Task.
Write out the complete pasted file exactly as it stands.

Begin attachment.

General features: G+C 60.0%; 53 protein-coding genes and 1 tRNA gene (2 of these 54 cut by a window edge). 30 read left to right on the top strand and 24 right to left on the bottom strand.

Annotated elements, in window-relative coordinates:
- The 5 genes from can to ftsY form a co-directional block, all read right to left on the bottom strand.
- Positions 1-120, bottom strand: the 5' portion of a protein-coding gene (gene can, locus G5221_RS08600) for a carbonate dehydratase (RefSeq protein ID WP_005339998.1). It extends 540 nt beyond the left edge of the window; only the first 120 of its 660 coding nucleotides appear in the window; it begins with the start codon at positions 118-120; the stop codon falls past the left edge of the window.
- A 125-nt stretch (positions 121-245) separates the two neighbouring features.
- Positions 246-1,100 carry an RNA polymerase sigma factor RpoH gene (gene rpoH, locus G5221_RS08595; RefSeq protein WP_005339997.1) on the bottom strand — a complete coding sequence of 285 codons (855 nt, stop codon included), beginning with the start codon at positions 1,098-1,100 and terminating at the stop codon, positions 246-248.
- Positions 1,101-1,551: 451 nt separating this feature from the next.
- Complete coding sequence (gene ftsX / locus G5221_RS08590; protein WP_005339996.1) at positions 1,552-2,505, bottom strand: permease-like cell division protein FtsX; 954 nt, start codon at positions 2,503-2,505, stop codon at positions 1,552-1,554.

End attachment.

General features: G+C 60.0%; 53 protein-coding genes and 1 tRNA gene (2 of these 54 cut by a window edge). 30 read left to right on the top strand and 24 right to left on the bottom strand.

Annotated elements, in window-relative coordinates:
- The 5 genes from can to ftsY form a co-directional block, all read right to left on the bottom strand.
- Positions 1-120, bottom strand: the 5' portion of a protein-coding gene (gene can, locus G5221_RS08600) for a carbonate dehydratase (RefSeq protein ID WP_005339998.1). It extends 540 nt beyond the left edge of the window; only the first 120 of its 660 coding nucleotides appear in the window; it begins with the start codon at positions 118-120; the stop codon falls past the left edge of the window.
- A 125-nt stretch (positions 121-245) separates the two neighbouring features.
- Positions 246-1,100 carry an RNA polymerase sigma factor RpoH gene (gene rpoH, locus G5221_RS08595; RefSeq protein WP_005339997.1) on the bottom strand — a complete coding sequence of 285 codons (855 nt, stop codon included), beginning with the start codon at positions 1,098-1,100 and terminating at the stop codon, positions 246-248.
- Positions 1,101-1,551: 451 nt separating this feature from the next.
- Complete coding sequence (gene ftsX / locus G5221_RS08590; protein WP_005339996.1) at positions 1,552-2,505, bottom strand: permease-like cell division protein FtsX; 954 nt, start codon at positions 2,503-2,505, stop codon at positions 1,552-1,554.